Black Sails actor


The last place you may expect to find a pirate is in the middle of the desert, thus Zach McGowan cuts an interesting figure standing in the Karoo. One of the stars of the hit U.S. television series Shameless, he is currently on location in South Africa filming a new show entitled Black Sails. Set 10 years before the events of Treasure Island, he has been immersing himself in swashbuckling and pirate lore to portray Captain Charles Vane – one of the numerous pirates that will be seen in the show. He took the time to visit Inverdoorn recently with his brother Matt McGowan and their friend Eric Litman, visiting from New York City.

Zach loves Cape Town, but he was keen to see more particularly as he tells us that “this is my first time in South Africa and Africa in fact”. So he headed out to Inverdoorn with Matt and Eric for safaris, animal encounters and finding out more about the reserve’s wildlife initiatives Western Cape Cheetah Conservation (WCCC) and RhinoProtect. What better way to start the experience than with an introduction to the baby rhinos, Bundu and Lavinia? Not only are they one of the members of the Big 5, but a hot topic in the media due to the poaching crisis. Upon their arrival Zach, Matt and Eric made a stop at the rhino orphanage to meet the calves. They were astounded, petting them and even leaning in for hugs, until Lavinia gave out a few disgruntled snorts. The orphans are growing up fast – Bundu currently weighing in at 500kg – and much as they love the attention, they are not to be trifled with.

We asked Zach how much he knows about illegal rhino poaching and the horn trade. The rhino crisis is a much talked about issue in South Africa and the public have rallied behind it, but how much does the rest of the world know? He is aware of the issue, but his trip has certainly taught him even more. “What I knew was mostly just what I’d read in magazines or seen on the Discovery Channel and National Geographic. I didn’t know about the horn treatment or that the poaching was happening so close to Cape Town as well.”

The highlights of their trip were definitely the fact that they got to live out their favourite new catchphrases “chilling with the cheetahs and rocking with the rhinos”. They met Iziba, the WCCC’s youngest cheetah, first and sat with her on the couch, listening to her purr and stroking her. They were all amazed at Leah Brousse, one of Inverdoorn’s cheetah handlers, and the remarkable touch she has with Iziba, and all the other cheetahs as well. The following day they were introduced to Velvet, another of Inverdoorn’s tame cheetahs, who was quite happy to show off during her daily exercises. Wilna Paxton, Inverdoorn’s general manager, was also on hand to answer each and every question. Velvet, meanwhile, took everyone on a walk, traipsing through the reserve as she spotted a duiker in the distance and stalked after it. She soon lost interest, however, and decided that sitting under the shade and drinking water out of Zach’s hands was a much better idea.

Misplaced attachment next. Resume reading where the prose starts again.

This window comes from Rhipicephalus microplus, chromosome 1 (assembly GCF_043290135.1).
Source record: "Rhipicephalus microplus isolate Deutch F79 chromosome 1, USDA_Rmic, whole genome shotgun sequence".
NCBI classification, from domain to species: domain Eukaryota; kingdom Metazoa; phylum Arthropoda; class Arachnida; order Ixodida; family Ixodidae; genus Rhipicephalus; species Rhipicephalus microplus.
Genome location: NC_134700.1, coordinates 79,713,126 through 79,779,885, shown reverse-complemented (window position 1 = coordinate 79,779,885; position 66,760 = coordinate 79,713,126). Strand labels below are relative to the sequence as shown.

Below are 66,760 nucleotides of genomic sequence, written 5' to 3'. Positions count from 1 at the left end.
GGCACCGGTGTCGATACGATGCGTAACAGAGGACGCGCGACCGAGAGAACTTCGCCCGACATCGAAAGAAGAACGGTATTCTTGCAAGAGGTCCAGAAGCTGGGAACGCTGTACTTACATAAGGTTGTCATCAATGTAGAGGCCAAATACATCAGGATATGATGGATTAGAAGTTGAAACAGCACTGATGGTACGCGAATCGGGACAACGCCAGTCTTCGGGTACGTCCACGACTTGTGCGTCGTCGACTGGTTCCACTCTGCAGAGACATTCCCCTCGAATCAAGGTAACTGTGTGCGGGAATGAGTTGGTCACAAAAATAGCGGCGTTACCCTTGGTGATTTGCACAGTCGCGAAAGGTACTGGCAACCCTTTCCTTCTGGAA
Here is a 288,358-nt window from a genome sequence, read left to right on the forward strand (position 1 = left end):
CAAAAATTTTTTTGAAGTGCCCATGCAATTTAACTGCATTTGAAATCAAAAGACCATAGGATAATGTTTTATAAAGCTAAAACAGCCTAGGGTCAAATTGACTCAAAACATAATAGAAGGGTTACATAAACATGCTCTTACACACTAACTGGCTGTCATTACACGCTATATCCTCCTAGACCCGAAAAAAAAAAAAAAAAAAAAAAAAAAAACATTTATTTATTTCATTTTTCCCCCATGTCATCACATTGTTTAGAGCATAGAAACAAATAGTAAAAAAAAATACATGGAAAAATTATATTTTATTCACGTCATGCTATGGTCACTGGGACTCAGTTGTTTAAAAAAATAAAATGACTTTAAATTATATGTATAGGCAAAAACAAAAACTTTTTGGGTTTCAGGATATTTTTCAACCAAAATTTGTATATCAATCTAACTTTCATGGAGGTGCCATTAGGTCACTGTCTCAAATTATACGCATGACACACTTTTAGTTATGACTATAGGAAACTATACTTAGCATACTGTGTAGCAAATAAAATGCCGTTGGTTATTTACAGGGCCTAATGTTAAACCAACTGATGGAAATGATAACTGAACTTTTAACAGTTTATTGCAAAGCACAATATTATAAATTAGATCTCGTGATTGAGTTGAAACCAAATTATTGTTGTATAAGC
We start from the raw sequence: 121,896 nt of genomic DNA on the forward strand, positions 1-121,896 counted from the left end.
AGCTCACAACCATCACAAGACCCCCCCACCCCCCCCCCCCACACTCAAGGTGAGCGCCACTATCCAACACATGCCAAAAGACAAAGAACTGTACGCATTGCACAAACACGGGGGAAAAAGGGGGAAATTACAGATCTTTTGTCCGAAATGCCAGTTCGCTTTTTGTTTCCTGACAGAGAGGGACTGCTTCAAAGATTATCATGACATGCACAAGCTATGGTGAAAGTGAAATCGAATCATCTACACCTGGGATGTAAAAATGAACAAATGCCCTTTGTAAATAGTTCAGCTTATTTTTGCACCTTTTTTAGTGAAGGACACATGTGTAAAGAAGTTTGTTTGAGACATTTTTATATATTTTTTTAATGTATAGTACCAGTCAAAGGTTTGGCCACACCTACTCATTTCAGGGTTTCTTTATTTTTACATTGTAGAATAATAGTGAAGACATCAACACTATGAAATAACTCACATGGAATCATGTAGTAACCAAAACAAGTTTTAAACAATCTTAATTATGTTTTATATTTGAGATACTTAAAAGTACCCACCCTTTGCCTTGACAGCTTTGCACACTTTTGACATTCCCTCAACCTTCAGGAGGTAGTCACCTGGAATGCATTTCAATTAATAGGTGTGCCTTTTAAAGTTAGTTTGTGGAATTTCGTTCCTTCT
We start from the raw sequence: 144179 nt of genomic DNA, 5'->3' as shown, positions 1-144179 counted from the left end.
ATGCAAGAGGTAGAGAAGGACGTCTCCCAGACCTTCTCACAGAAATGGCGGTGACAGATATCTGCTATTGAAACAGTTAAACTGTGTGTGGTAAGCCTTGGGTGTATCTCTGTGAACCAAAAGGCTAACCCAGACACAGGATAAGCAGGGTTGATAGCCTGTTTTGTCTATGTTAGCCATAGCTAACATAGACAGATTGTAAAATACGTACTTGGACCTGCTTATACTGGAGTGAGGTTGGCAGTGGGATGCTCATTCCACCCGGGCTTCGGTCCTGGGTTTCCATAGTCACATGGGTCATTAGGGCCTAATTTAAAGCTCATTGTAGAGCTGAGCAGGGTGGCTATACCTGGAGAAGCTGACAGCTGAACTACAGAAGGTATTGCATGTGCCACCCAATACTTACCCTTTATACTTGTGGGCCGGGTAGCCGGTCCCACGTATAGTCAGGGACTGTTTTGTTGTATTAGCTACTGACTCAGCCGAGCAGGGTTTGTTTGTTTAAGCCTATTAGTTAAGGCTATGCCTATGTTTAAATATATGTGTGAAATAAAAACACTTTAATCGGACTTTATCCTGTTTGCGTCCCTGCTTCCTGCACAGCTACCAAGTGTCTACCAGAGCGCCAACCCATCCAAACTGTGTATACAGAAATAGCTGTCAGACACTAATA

With this being his first time in South Africa, he was taken aback by Cape Town. “It’s very cosmopolitan. It reminds me of Europe and southern California and it’s great, but it’s familiar. Inverdoorn was my expectation of what Africa was”. Zach, Matt and Eric all raved about their safaris, recounting their sightings of lions, walking with giraffes and marvelling at Bully and Nduna, Inverdoorn’s elephants, strolling calmly in front of the safari vehicle. “We had a fantastic time…and we were told there are no real safari experiences close to Cape Town. Clearly they were wrong.” His enthusiasm is palpable as he confirms that his expectations were “blown out of the water. We saw a lot of animals up close, but not in a confined space.” By the end of the trip he can even name the Big 5, but his knowledge is extensive and he easily ticks off the names of the animals they saw. “We saw everything,” he affirms “except for the hippos. I’ve got to come back for the hippos.”

With moments such as these, one realises yet again the majesty of seeing wild animals roam free, the way they were meant to and what it is to share that experience with others, particularly people from other parts of the world. If our wildlife disappears, what will we have left? There is much that makes South Africa special and distinguishes it on the international map and our natural heritage is a huge part of that. To conserve it is therefore of the utmost importance, so that we can continue to distinguish ourselves and share it with the world.

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Originally published on Fortress of Solitude.

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